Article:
The quarter finals are here at long last. I thought you may find it interesting to hear the views from rugby writers in New Zealand, as all three our matches are against Kiwi sides.
I suppose a coach has to sound positive when the dice are loaded against his side, so I’ll forgive Gold his clichéd comments just before the side left, two days late, for New Zealand.
Campbell Burns writes in the NZ Herald:
The Sharks may be rank underdogs for Saturday’s Super Rugby quarter-final in Wellington, but the Hurricanes are not preparing for a romp.
Far from it. They still feel the pain of the 32-15 loss to the Sharks in May.
So while some pundits are predicting the Sharks will limp into the capital, feel the cold wind and get pumped by the Hurricanes, who are suddenly motivated by a throwaway line from a former Wallabies hooker five months ago, John Plumtree knows better.
“One thing about the Sharks, they don’t mind touring New Zealand,” says the Hurricanes assistant coach, who was at the tiller of the Sharks for several seasons. “The Hurricanes, I think, have beaten them just twice in the last eight occasions. So we have a horrible record against them.”
“They’ve got some big ball carriers and they are pretty effective choke tacklers, have a good drive and the set-piece is sound. They had the best defence in the competition, conceding the least tries of all the teams. They are a tough wall to break down, and they are a very capable side,” warned Plumtree.
Like we always say about the French rugby sides: The result will depend on which Sharks side pitches up on the day.
Stormers versus Chiefs
In the NZ Herald, Kris Shannon poses the following in an article titled, Battle-hardened Chiefs facing underdone Stormers.
Will the Chiefs, battle-hardened after coming agonisingly close to winning the Kiwi conference, be able to utilise those high-intensity repetitions in a knockout environment?
Or will the Stormers, having cruised through the round robin to triumph in the competition’s weakest conference, be well-rested and make the most of their home advantage?
“Without playing some of the Kiwi sides, you tend to lose out,” Robbie Fleck told Radio Sport. “Certainly the Kiwi sides have shown they’re the best in the competition…and you want to match yourself against the best throughout the year.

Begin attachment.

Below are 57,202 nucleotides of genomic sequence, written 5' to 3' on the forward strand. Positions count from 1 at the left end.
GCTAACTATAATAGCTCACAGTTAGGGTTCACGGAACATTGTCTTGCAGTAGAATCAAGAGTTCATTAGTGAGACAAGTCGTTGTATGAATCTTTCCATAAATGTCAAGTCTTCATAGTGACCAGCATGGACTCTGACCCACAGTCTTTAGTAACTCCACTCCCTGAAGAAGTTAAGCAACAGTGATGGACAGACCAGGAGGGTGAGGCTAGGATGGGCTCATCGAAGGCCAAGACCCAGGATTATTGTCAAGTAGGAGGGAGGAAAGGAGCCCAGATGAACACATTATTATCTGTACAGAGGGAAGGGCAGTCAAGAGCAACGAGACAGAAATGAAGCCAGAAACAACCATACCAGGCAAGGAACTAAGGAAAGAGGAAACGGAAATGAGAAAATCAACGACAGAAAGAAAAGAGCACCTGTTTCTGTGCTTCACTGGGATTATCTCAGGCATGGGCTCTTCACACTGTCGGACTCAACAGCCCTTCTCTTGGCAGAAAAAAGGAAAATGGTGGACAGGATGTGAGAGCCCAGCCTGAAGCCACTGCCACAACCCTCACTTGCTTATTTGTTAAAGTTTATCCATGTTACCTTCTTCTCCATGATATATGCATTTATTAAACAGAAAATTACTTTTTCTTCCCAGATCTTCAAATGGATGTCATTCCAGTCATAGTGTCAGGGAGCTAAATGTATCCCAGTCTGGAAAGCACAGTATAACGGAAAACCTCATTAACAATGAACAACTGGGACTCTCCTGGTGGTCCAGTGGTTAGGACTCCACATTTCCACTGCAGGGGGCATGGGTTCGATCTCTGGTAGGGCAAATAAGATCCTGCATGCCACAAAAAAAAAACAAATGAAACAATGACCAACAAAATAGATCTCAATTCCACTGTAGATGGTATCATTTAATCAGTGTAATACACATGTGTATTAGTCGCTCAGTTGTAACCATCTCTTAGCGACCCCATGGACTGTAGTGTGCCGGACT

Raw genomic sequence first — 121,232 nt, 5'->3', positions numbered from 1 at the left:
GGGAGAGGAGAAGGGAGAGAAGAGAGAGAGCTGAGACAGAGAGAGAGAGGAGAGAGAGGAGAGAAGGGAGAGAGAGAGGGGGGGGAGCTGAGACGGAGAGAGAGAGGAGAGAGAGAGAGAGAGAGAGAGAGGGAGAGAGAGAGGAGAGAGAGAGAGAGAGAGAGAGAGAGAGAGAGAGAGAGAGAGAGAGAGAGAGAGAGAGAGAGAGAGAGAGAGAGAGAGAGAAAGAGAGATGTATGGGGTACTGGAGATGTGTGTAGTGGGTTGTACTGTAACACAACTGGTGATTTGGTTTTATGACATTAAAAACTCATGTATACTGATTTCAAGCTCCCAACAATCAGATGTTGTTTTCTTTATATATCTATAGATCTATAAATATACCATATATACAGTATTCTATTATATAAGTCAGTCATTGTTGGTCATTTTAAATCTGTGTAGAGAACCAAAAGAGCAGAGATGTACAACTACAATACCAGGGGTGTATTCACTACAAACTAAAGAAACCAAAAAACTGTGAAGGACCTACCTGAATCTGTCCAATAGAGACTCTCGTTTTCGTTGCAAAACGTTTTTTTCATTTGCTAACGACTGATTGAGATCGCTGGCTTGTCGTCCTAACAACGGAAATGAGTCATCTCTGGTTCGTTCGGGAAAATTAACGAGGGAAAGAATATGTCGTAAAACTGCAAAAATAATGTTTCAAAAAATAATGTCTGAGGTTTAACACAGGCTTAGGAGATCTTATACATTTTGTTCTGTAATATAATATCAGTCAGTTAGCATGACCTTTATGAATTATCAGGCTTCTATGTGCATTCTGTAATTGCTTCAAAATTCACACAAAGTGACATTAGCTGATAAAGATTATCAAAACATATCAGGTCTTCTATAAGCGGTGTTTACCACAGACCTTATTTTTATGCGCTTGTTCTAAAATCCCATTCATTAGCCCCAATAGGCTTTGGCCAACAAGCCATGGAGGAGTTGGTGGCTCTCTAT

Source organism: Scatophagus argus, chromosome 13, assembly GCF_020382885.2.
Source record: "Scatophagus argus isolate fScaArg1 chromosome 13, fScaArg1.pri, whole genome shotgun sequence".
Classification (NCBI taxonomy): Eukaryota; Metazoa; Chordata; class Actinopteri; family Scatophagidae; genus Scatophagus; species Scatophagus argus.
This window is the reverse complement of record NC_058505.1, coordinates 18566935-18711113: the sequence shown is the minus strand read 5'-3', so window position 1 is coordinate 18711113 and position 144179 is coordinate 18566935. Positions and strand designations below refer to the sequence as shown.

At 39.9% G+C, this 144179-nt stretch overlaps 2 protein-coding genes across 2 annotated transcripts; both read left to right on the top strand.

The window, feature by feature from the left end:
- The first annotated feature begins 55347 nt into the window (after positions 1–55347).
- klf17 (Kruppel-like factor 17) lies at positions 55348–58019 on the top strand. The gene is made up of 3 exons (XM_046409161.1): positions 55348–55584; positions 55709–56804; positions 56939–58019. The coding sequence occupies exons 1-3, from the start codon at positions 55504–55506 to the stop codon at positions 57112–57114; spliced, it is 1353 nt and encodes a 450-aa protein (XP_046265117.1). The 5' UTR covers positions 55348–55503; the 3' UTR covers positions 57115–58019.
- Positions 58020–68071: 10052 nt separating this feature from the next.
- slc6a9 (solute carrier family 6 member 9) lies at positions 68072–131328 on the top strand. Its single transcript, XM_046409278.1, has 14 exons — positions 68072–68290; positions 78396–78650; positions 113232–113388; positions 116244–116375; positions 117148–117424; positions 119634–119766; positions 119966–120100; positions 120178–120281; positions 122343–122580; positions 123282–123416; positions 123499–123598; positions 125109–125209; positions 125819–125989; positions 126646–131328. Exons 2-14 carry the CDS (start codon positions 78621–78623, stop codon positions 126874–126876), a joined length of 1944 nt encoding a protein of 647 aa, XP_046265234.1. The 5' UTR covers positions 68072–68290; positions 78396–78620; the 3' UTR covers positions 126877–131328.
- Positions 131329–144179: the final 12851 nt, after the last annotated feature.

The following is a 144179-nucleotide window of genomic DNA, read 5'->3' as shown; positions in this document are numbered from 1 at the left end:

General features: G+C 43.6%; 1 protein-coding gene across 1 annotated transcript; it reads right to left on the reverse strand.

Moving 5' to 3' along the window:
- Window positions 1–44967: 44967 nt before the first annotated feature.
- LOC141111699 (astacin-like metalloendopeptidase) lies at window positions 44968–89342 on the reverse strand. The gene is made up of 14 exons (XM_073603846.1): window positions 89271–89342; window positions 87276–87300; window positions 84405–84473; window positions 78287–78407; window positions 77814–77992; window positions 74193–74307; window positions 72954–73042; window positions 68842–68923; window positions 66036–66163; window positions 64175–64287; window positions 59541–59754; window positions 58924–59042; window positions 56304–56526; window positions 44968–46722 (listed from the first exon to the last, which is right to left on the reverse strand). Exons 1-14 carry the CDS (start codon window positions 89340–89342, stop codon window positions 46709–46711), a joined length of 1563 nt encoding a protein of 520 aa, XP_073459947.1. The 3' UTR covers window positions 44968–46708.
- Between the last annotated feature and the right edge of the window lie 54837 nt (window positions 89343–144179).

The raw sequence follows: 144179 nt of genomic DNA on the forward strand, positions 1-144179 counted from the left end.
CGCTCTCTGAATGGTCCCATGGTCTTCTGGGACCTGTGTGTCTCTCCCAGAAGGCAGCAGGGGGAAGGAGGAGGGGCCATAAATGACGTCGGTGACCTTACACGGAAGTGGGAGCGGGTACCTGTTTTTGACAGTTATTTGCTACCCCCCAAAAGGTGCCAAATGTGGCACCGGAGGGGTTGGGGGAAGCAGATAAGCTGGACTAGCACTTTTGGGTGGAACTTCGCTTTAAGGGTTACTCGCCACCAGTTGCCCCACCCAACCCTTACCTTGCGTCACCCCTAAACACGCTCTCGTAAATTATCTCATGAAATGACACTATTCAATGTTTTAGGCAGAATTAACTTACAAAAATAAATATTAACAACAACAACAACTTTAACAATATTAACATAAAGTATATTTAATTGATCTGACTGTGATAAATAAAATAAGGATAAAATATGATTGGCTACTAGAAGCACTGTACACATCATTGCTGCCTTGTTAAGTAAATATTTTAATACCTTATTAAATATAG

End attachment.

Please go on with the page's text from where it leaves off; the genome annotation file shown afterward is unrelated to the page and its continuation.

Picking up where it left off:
No doubt the weather and home crowd will impact favourably on the chances of the Stormers. Add to this the return of some serious heavy weights in the pack, and Schalk Burger’s influence as captain, and the Stormers may just pull it off.
The single biggest factor, in my view, will be whether Robert du Preez can rise to the occasion. Tactical kicking will be a deciding factor in the match played in torrid conditions which would suit the Kiwi side better than the Stormers.
The Lions must be the best placed SA side to progress to the semi-finals, but have a tough task to overcome the Crusaders.
Sam Hewat, in the NZ Herald, sketches a gloomy picture of the chances of the Crusaders. A tough match against the Hurricanes, where they had to put in 171 tackles, just two days rest and only being able to fly to SA on Tuesday due to a lack of flights must all impact on the side.
Nemani Nadolo will miss the match, but Andy Ellis and Sam Whitelock are expected to return after injury.
I have no doubt that this will the best match of the weekend, and rugby the winner. The Lions have shown the other SA sides that open rugby can be winning rugby. They need to live out this belief on Saturday, for their own sakes, and the future of SA rugby.
They have also shaken the old belief that rugby is a fifteen-man game – it is in fact a 23-man game, and not only about one or two stars in the side.